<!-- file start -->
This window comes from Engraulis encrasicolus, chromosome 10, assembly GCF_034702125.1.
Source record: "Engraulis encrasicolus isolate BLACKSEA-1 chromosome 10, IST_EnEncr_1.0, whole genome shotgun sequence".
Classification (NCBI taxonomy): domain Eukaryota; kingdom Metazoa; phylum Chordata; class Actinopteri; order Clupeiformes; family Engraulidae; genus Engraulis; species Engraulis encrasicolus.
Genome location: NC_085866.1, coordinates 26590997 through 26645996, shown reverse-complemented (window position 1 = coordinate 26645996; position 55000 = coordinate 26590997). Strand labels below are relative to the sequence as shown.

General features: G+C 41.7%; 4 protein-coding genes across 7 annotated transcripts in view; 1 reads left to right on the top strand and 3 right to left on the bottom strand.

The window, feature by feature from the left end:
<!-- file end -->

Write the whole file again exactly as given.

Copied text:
This window comes from Engraulis encrasicolus, chromosome 10, assembly GCF_034702125.1.
Source record: "Engraulis encrasicolus isolate BLACKSEA-1 chromosome 10, IST_EnEncr_1.0, whole genome shotgun sequence".
Classification (NCBI taxonomy): domain Eukaryota; kingdom Metazoa; phylum Chordata; class Actinopteri; order Clupeiformes; family Engraulidae; genus Engraulis; species Engraulis encrasicolus.
Genome location: NC_085866.1, coordinates 26590997 through 26645996, shown reverse-complemented (window position 1 = coordinate 26645996; position 55000 = coordinate 26590997). Strand labels below are relative to the sequence as shown.

General features: G+C 41.7%; 4 protein-coding genes across 7 annotated transcripts in view; 1 reads left to right on the top strand and 3 right to left on the bottom strand.

The window, feature by feature from the left end: